Length: 13.100 cm
Britain, Europe and Prehistory
Viking, 9th-10th century AD
From Anga on the island of Gotland, Sweden
This copper-alloy openwork fitting was for guiding the reins of a horse when pulling a waggon or sledge. Both sides are decorated with Borre Style animal masks in relief and interlacing bodies. The fitting was probably originally gilded, like the fragment of a similar example found in a field at Cliffe, North Yorkshire in 1997. The type is mainly found in Sweden, but the spread of Viking settlement and culture would explain the discovery of similar objects so far apart. A number of Swedish runestones record the names of local men who had joined the raids on England.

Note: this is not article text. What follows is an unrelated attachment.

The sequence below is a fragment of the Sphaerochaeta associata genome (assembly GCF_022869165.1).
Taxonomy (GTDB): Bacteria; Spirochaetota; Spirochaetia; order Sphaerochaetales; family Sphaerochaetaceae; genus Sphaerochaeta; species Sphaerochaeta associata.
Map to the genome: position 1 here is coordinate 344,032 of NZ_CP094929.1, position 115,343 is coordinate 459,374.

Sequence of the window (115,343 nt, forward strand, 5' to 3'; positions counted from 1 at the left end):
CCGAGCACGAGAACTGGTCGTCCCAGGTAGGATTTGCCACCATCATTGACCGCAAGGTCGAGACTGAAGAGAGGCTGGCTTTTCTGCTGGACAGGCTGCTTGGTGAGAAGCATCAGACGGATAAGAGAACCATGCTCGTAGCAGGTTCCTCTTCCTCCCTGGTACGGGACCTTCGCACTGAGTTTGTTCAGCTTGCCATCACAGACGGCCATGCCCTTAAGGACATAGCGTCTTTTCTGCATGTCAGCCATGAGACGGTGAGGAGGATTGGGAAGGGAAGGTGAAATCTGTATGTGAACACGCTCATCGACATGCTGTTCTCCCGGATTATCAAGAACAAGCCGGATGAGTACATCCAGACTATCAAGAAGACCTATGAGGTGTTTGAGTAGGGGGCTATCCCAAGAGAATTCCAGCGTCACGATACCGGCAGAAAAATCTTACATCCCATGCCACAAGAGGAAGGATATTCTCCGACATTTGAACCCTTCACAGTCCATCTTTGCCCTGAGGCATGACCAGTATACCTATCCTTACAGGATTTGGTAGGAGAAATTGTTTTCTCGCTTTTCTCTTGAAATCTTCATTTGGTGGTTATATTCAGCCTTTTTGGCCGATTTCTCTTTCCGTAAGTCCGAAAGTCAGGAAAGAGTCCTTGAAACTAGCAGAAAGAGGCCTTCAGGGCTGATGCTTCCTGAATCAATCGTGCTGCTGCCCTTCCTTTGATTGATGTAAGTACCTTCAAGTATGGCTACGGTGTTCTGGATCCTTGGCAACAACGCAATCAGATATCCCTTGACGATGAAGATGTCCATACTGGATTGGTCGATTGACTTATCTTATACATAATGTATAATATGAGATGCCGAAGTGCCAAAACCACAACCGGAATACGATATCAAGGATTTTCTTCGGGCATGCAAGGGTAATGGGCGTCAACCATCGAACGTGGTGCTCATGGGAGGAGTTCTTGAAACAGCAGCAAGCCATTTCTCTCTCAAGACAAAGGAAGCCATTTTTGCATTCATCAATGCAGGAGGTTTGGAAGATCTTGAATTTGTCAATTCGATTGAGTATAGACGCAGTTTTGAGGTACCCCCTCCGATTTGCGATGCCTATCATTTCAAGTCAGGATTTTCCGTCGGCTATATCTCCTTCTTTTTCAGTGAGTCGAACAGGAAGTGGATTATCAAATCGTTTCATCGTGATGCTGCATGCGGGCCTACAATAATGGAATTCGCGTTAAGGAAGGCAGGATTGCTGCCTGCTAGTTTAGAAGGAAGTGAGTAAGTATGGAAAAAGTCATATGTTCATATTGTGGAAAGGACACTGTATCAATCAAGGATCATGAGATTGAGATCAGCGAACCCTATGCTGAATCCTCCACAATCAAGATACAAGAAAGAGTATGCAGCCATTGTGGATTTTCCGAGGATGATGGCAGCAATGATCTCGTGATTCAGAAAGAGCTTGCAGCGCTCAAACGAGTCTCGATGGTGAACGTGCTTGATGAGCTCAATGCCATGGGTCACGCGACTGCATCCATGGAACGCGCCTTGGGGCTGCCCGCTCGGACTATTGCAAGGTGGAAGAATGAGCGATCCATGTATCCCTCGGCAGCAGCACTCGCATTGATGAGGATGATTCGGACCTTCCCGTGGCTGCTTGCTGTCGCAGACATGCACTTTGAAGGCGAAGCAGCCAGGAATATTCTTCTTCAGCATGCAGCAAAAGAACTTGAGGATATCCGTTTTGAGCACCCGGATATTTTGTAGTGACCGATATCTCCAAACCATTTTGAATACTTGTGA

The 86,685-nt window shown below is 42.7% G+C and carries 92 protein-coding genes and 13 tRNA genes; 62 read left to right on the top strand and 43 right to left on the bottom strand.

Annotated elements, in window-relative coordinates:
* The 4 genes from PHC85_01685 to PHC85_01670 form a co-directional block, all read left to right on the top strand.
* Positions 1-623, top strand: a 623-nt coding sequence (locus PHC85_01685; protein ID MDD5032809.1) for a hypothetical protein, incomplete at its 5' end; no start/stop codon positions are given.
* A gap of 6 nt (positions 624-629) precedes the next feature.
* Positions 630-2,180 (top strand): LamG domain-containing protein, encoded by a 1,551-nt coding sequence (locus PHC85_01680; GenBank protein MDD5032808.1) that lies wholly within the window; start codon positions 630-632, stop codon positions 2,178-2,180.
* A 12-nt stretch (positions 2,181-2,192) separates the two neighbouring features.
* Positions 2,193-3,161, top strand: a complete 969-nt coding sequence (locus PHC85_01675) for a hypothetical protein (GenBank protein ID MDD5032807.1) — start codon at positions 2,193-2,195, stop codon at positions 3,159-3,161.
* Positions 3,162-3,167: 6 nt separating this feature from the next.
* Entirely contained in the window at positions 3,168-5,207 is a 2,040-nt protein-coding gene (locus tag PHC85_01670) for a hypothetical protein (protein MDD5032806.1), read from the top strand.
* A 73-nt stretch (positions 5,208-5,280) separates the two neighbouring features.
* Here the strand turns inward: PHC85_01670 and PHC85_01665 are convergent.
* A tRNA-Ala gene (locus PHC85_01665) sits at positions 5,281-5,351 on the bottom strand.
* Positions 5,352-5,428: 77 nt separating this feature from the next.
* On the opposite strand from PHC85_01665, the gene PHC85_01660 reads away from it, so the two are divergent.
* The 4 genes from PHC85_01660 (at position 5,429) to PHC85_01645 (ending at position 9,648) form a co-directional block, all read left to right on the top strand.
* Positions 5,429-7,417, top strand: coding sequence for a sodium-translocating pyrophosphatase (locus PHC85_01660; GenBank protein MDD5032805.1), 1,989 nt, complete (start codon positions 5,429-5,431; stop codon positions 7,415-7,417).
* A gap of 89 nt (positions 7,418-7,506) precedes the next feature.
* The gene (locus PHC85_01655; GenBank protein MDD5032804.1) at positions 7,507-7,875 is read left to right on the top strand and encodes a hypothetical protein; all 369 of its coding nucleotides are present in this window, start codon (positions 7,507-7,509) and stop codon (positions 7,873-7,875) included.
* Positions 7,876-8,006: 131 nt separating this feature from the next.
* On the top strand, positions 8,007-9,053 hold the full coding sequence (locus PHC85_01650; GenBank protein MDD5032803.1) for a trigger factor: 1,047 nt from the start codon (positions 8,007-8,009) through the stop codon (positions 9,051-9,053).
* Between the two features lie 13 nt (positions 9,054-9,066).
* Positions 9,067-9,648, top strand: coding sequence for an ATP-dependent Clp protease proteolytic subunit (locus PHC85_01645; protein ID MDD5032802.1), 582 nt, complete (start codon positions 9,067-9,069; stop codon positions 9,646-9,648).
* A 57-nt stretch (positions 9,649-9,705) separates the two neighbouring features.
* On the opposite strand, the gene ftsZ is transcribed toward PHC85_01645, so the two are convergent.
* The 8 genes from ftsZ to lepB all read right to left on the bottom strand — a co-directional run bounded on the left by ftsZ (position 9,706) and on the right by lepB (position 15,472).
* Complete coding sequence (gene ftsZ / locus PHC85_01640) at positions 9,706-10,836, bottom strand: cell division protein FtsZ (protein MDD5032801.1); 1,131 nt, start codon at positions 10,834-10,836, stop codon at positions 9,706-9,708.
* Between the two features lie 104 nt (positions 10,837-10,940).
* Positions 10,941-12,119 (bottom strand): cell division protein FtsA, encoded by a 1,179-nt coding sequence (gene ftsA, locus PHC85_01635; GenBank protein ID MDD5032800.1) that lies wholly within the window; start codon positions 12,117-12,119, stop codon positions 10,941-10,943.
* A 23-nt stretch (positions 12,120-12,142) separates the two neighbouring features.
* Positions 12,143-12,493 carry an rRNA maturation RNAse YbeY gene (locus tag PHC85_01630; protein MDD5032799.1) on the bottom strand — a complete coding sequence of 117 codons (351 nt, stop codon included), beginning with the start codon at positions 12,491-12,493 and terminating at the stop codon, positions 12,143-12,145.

The fitting would have been attached by the perforated lugs round the base to a wooden bow. This was strapped across the shoulders of the horse as part of the harness. The reins would have passed through the two large, circular openings on either side of the centre. These fittings are sometimes found in pairs, indicating two horses would have been harnessed together.
D. Kidd and L. Thunmark-Nylén, 'James Curle of Melrose and his collection of Gotlandic antiquities', Fornvännen, 85 (1990)